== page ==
BET bares real world of 'Harlem Heights'
Cyril Josh Barker | 4/12/2011, 4:37 p.m.
While Harlem is best known as the mecca for Black America, a new BET series aims to give viewers a look into the lives of young trailblazers who are now calling the neighborhood home. "Harlem Heights" documents the lives of eight young professional Black friends as they balance their careers and social lives during their post-college phase.
The reality show was filmed entirely in Harlem, which accounts for 95 percent of the footage, according to producers. "Harlem Heights" also features familiar uptown hot spots and landmarks like nightclubs, restaurants, cafes and shops that serve as a backdrop for many of the scenes.
Executive producers and creators for the show Randolph Sturrup and Kurt Williamson came up with the idea for "Harlem Heights" after the two worked together on the MTV reality show "Laguna Beach." "What makes this show different is that we are in Harem, which celebrates Black culture," said Williamson. "Harlem is one of the characters. A lot of reality shows are scripted, but everything on the show is true to life of what is going on in the cast's lives. It's a different view of young adult Black culture."
BET filmed the show in Harlem from October 2008 until January of this year, producing 10 half-hour episodes. The cast members on the show are friends and the footage on the show is entirely real, according to Williamson.
"We wanted to really have an organic group. Kids between 25 and 30 all know each other in some way. We started with people that we knew and it all kind of came together. That was really important to us. It helped that everyone was connected somehow," Sturrup said.
Cast member Ashlie Gray is an aspiring actress living in Harlem. While by day she makes her way around the city going to casting calls, hoping for her big break, she spends her nights working as a bartender. "We all live in Harlem and share common interests," Gray said. "We like to party together and hang out. We just like to venture out in Harlem and experience what Harlem has to offer." Spelman College graduate Bridget Bland tries to juggle law school, teaching and being a writer while living uptown. She also finds time to mentor young girls at the Harlem Educational Activities Fund. Bland says that "Harlem Heights" gives young Blacks positive images on television.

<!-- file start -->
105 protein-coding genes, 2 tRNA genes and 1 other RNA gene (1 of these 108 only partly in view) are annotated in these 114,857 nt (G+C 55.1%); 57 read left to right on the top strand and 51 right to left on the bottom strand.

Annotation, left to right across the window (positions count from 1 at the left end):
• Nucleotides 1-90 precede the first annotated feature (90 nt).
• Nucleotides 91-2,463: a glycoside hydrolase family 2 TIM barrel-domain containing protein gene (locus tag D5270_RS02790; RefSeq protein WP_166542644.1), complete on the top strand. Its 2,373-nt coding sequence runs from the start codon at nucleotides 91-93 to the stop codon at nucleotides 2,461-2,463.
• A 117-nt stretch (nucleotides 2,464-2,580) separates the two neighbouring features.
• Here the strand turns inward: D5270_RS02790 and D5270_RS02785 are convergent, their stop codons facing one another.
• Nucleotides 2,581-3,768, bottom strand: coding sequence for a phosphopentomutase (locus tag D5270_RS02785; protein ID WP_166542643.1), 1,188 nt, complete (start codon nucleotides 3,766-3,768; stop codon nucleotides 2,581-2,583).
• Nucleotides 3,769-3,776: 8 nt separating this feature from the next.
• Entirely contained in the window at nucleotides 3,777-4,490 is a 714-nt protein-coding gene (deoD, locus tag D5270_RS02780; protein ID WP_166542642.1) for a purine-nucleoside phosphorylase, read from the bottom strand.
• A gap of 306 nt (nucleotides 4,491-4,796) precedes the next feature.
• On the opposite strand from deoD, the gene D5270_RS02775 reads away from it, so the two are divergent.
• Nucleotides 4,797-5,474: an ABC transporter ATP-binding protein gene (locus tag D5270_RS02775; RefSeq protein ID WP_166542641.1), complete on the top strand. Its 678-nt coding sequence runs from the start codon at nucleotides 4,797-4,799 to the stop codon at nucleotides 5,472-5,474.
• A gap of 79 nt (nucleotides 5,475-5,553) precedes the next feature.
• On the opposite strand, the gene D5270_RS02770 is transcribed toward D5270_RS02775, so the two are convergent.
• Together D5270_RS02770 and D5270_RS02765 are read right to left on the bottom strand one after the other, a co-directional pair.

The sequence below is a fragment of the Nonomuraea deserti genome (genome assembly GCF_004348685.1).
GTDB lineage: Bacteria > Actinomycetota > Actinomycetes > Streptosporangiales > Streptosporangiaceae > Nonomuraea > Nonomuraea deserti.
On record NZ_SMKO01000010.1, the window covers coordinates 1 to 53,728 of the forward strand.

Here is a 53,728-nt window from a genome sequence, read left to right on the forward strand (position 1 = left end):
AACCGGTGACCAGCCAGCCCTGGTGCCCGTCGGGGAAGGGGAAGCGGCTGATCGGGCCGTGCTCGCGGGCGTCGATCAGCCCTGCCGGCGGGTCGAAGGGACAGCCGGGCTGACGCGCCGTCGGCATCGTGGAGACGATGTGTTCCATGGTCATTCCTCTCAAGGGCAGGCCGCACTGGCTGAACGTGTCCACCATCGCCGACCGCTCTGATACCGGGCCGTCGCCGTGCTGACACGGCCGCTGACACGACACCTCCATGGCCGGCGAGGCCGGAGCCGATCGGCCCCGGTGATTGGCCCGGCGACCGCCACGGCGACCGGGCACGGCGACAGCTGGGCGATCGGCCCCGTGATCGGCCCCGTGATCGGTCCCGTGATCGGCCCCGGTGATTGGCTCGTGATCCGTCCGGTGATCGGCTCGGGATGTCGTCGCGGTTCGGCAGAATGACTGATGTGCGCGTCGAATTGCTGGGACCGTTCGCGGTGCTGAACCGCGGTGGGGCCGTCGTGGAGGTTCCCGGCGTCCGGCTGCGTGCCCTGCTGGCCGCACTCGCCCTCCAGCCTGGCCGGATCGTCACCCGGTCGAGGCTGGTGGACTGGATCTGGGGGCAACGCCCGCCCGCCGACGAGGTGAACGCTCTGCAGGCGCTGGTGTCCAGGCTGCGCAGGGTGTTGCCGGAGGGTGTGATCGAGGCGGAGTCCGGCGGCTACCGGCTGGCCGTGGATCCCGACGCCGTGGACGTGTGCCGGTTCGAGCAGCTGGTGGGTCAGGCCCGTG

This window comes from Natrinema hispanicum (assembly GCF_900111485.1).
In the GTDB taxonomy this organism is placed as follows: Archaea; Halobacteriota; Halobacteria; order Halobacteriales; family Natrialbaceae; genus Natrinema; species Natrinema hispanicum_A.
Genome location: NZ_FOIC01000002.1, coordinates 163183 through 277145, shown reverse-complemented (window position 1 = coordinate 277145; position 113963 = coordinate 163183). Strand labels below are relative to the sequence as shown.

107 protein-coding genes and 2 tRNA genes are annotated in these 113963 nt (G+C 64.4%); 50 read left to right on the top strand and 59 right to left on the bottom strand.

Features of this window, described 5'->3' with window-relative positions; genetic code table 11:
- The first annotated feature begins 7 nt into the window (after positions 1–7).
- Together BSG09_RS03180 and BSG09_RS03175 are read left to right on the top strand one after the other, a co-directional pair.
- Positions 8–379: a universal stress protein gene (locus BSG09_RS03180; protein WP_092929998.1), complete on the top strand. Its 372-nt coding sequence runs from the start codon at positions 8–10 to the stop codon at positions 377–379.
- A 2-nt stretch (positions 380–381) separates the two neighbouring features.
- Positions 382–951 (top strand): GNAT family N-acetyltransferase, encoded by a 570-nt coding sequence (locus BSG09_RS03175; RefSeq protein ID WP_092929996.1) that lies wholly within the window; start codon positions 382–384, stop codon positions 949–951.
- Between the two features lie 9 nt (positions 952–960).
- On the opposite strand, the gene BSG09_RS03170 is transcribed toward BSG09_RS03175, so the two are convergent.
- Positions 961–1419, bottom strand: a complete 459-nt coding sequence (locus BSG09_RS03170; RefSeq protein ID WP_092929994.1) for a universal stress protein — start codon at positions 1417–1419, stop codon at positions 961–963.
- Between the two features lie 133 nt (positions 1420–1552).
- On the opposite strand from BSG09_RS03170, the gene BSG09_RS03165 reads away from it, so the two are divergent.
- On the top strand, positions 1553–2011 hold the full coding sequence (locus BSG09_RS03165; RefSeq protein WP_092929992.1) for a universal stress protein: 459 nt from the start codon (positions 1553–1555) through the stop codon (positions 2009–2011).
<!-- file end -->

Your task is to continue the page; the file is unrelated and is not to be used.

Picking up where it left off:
"It's an incredible opportunity in terms of being able to showcase a different lifestyle, one that I don't think is present on television right now or has ever been present on a reality television format," she said. "Doing the show had a lot to with being able to show people that there are people like myself who work three jobs and go to school while being able to mentor young girls."
Trenton, N.J., native Pierre Downing now calls Harlem home and works for Local Initiative Support Corporation. With a background that includes growing up in one of Trenton's worst projects and dealing with a drug-addicted father, the former college basketball star works to preserve affordable housing.
"The reason I did the show was because this is a demographic within our community that's never showcased in mainstream media," he said. "To be in the term of our first African-American president, people are going to want to identify with what it means to be young, Black and smart."
Other cast members on the show include Brook Crittenden, former girlfriend of rap superstar Kanye West; magazine editor Christian Grant-Fields; aspiring politician Landon Dais; fashion designer Briana Bigham; and single father Jason Allen.
"The cast is a very diverse group of people, but they all have a common thread," Williamson said. "One of the reasons the cast is that way is because when you come to New York, you don't meet the same kind of people. There are always differences in your crew. New York brings out the brightest and the best, and they are well-rounded people."
"Harlem Heights" will premier on Monday, March 2 on BET at 10 p.m. An event will be held at the Apollo Theater celebrating the premiere of the show.